Can the future population of the world enjoy a comfortable lifestyle, with possessions, space and mobility, without crippling the environment?
The world's population is expected to stabilize at around nine billion. Will it be possible for nine billion people to have the lifestyle enjoyed today only by the wealthy? One school of thought says no: not only should the majority of the world's people resign themselves to poverty forever, but rich nations must also revert to simpler lifestyles in order to save the planet.
Admittedly, there may be political or social barriers to achieving a rich world. But in fact there seems to be no insuperable physical or ecological reason why nine billion people should not achieve a comfortable lifestyle, using technology only slightly more advanced than that which we now possess. In thinking about the future of civilization, we ought to start by asking what people want. The evidence demonstrates that as people get richer they want a greater range of personal technology, they want lots of room (preferably near or in natural surroundings) and they want greater speed in travel. More possessions, more space, more mobility.
In the developed world, the personal technologies of the wealthy, including telephones, washing machines and cars, have become necessities within a generation or two. Increasing productivity that results in decreasing costs for such goods has been responsible for the greatest gains in the standard of living, and there is every reason to believe that this will continue.
As affluence grows, the amount of energy and raw- materials used for production of machinery will therefore escalate. But this need not mean an end to the machine age. Rather than being throw n away, materials from old machinery can be recycled by manufacturers. And long before all fossil fuels are exhausted, their rising prices may compel industrial society not only to become more energy efficient but also to find alternative energy sources sufficient for the demands of an advanced technological civilization nuclear fission, nuclear fusion, solar energy, chemical photosynthesis, geothermal, biomass or some yet unknown source of energy.
The growth of cities and suburbs is often seen as a threat to the environment. However, in fact the increasing amount of land consumed by agriculture is a far greater danger than urban sprawl. Stopping the growth of farms is the best way to preserve many of the world's remaining wild areas. But is a dramatic downsizing of farmland possible? Thanks to the growth of agricultural productivity, reforestation and ‘re-wilding’ has been under way in the industrial countries for generations. Since 1950 more land in the US has been set aside in parks than has been occupied by urban and suburban growth. And much of what was farmland in the nineteenth century is now forest again. Taking the best Iowa maize growers as the norm for world food productivity, it has been calculated that less than a tenth of present cropland could support a population of 10 billion.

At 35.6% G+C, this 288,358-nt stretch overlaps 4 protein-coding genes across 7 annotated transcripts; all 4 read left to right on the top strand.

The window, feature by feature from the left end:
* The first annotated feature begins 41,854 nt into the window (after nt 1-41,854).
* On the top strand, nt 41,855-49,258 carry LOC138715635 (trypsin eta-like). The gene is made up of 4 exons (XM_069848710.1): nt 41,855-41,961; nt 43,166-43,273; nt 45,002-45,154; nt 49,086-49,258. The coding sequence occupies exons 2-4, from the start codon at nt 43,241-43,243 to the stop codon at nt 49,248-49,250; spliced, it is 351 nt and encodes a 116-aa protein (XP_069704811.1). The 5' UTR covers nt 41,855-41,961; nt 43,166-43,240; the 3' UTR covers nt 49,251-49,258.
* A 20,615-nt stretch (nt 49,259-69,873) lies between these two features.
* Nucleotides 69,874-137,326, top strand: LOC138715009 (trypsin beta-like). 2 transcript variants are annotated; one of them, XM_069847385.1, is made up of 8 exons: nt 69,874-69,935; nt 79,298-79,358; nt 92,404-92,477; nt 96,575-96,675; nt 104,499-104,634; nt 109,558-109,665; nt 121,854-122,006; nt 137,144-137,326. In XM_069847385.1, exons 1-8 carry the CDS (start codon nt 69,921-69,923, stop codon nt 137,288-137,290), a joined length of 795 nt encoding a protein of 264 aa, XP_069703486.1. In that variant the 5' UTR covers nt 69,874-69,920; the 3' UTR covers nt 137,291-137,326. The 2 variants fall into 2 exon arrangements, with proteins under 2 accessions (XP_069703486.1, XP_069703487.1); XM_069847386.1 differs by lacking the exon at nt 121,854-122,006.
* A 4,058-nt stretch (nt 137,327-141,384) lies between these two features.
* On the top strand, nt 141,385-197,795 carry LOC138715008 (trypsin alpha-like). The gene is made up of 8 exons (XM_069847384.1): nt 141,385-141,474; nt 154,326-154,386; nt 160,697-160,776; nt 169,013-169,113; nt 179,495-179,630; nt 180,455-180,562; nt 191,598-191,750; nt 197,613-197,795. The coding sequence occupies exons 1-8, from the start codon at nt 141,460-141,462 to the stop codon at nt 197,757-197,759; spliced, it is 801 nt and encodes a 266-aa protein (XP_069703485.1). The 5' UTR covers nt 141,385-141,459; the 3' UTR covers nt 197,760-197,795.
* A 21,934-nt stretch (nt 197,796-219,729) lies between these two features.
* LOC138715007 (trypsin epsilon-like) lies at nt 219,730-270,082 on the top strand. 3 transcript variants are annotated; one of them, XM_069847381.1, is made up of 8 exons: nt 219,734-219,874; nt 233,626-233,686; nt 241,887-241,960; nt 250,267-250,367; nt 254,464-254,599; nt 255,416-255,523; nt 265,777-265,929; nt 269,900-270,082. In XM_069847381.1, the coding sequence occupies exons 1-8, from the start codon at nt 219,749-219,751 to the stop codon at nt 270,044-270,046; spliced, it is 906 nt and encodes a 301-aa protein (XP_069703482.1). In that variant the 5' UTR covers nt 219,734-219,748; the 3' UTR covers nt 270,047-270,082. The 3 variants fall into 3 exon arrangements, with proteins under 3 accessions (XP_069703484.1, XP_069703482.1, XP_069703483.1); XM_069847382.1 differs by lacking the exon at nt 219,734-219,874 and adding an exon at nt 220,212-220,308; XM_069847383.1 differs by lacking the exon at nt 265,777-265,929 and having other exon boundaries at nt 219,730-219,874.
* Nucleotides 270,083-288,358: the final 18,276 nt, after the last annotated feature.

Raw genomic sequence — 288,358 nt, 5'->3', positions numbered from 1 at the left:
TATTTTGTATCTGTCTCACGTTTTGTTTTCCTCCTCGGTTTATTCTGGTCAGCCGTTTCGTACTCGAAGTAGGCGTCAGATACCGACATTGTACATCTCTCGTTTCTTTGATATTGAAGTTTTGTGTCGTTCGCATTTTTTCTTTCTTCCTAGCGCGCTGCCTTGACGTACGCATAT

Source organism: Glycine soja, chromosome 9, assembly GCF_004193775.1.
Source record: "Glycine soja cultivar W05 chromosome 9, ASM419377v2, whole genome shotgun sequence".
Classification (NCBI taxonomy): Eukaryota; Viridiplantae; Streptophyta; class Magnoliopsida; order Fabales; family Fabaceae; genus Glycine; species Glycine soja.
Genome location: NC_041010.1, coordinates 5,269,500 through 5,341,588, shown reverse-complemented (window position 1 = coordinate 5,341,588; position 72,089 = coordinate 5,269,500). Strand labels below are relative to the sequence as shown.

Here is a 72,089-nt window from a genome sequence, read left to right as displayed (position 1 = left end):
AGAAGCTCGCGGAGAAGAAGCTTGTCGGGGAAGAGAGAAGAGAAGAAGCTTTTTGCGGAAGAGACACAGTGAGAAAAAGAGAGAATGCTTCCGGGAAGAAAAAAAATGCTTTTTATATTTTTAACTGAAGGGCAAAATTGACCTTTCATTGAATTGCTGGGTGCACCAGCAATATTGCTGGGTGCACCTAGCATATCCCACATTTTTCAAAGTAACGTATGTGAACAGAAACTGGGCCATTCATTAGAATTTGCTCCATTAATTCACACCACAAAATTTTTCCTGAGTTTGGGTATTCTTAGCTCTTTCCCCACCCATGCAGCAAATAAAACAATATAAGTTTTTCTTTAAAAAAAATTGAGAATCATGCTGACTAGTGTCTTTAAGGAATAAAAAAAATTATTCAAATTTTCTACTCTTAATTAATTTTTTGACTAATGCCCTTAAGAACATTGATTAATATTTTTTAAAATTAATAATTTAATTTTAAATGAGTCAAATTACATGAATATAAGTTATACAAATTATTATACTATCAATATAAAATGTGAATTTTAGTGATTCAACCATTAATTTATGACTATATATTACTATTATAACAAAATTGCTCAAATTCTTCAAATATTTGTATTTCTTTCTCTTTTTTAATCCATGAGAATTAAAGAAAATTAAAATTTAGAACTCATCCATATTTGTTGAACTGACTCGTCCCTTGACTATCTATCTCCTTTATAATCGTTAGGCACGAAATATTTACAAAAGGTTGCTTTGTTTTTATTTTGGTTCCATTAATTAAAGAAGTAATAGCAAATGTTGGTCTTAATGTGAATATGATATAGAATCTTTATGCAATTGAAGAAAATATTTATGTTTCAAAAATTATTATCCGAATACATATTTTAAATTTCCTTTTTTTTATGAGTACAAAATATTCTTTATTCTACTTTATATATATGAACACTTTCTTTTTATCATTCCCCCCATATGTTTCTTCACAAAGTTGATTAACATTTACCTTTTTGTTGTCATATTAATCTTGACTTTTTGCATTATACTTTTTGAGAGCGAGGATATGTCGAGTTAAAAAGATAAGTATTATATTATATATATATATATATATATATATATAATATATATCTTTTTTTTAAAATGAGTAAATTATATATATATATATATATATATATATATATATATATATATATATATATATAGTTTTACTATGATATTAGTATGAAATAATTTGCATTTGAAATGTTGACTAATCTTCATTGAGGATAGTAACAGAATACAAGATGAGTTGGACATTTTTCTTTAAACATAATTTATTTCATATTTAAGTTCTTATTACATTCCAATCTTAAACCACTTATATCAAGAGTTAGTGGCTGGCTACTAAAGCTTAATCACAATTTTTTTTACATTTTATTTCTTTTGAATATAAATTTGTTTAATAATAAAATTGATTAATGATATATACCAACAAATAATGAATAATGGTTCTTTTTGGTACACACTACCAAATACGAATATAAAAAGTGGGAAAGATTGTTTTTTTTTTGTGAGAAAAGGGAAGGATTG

In The Environment Game, a vision of a utopia that would be at once high-tech and environmentalist. Nigel Calder suggested that ‘nourishing but unpalatable primary food produced by industrial techniques - like yeast from petroleum may be fed to animals, so that we can continue to eat our customary meat, eggs, milk, butter, and cheese and so that people in underdeveloped countries can have adequate supplies of animal protein for the first time.'
In the long run. tissue-cloning techniques could be used to grow desired portions of meat by themselves. Once their DNA has been extracted to create cow-less steaks and chicken-less drumsticks, domesticated species of livestock, bred for millennia to be stupid or to have grotesquely enhanced traits, should be allowed to become extinct, except for a few specimens in zoos. However, game such as wild deer, rabbits and wild ducks will be ever more abundant as farms revert to wilderness, so this could supplement the laboratory-grown meat in the diets of tomorrow's affluent.
With rising personal incomes come rising expectations of mobility. This is another luxury of today’s rich that could become a necessity of tomorrow’s global population - particularly if its members choose to live widely dispersed in a post-agrarian wilderness. In his recent book Free Flight. James Fallows, a pilot as well as a writer, describes serious attempts by both state and private entrepreneurs in the USA to promote an ‘air taxi' system within the price range of today’s middle class and perhaps tomorrow’s global population.
Two of the chief obstacles to the science fiction fantasy of the personal plane or hover car are price and danger. While technological improvements are driving prices down, piloting an aircraft in three dimensions is still more difficult than driving a car in two. and pilot error causes more fatalities than driver error. But before long our aircraft and cars will be piloted by computers which are never tired or stressed.
So perhaps there are some grounds for optimism when viewing the future of civilization. With the help of technology, and without putting serious strains on the global environment, possessions, space and mobility can be achieved for all the projected population of the world.